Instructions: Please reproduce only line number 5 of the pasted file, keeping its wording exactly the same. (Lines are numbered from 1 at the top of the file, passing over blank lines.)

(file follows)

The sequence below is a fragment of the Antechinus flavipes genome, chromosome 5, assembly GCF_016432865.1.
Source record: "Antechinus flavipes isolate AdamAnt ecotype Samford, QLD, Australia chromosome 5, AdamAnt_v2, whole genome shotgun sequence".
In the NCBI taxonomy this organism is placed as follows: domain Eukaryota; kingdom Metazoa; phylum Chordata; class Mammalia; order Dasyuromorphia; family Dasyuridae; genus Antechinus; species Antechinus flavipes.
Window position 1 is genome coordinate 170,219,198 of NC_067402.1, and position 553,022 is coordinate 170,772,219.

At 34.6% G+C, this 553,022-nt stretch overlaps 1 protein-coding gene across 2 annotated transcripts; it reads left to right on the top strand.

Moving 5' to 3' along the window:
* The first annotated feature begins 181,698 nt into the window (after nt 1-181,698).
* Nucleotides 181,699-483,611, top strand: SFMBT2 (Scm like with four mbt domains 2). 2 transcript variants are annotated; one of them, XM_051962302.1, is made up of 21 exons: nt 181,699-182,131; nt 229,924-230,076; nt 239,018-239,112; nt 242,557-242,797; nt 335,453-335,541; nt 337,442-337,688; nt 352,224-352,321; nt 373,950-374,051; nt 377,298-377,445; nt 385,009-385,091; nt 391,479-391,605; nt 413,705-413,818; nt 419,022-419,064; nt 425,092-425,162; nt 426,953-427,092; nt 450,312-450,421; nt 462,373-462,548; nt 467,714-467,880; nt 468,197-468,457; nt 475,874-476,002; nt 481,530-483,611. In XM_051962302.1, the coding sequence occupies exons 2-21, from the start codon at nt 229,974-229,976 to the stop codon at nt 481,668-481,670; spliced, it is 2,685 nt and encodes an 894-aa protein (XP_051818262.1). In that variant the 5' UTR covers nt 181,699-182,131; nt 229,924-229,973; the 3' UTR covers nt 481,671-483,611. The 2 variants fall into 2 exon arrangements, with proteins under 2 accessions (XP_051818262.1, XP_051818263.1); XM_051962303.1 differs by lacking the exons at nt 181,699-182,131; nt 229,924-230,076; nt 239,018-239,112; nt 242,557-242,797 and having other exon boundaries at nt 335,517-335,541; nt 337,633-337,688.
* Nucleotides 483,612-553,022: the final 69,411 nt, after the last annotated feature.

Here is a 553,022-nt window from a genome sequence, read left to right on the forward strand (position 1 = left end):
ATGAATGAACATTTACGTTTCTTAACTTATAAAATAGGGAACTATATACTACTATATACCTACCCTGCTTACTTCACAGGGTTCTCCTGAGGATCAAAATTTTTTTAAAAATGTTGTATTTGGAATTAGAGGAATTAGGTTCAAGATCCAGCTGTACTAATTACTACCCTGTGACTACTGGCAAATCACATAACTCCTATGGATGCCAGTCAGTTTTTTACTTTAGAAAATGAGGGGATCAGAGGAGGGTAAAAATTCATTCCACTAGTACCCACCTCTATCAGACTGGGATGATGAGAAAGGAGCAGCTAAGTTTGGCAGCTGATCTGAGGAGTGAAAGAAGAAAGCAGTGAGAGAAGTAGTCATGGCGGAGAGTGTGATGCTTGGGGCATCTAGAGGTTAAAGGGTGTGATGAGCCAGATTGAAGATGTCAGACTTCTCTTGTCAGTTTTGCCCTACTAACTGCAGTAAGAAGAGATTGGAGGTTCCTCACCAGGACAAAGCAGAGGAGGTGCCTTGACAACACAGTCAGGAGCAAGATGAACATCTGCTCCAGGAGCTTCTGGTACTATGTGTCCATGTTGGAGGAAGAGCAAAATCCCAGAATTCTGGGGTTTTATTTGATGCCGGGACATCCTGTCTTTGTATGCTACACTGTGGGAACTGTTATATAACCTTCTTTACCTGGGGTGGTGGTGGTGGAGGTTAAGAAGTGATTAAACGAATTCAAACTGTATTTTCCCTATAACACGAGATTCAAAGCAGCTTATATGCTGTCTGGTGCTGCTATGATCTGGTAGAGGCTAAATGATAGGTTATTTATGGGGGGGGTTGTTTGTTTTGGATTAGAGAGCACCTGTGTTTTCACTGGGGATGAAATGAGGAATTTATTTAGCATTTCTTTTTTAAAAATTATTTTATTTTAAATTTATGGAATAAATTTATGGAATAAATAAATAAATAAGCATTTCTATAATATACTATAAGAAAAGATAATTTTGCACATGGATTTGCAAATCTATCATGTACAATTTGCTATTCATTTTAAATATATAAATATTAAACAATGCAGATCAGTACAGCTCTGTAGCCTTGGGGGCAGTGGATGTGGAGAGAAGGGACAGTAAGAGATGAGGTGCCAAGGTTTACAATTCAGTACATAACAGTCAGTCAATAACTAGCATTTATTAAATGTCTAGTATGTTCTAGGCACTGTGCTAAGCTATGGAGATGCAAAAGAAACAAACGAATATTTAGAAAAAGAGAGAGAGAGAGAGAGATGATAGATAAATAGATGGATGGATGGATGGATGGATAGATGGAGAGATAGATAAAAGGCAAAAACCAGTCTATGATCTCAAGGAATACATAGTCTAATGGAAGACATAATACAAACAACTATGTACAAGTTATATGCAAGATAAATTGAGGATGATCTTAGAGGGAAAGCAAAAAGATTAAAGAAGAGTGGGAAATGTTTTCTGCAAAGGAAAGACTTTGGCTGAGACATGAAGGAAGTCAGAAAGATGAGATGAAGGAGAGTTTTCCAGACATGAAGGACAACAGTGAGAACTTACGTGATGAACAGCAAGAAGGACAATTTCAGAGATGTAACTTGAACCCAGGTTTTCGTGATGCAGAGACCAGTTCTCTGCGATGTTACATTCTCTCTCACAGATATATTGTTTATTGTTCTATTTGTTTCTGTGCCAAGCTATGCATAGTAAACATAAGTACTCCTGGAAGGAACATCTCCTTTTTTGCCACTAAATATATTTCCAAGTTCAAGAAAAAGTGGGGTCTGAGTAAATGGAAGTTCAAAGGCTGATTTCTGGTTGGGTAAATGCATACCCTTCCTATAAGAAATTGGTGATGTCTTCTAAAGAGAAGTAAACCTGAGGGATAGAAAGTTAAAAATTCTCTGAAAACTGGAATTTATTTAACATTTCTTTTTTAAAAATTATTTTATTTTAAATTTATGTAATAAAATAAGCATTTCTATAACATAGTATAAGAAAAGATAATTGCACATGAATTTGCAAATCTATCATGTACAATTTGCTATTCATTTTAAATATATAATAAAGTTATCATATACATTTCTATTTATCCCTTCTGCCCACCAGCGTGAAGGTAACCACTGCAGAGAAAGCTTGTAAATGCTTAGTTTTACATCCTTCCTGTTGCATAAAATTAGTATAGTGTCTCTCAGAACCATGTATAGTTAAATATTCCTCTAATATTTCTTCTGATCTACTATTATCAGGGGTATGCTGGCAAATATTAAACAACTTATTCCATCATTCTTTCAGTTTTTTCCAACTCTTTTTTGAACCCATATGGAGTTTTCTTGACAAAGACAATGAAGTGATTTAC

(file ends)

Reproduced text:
At 34.6% G+C, this 553,022-nt stretch overlaps 1 protein-coding gene across 2 annotated transcripts; it reads left to right on the top strand.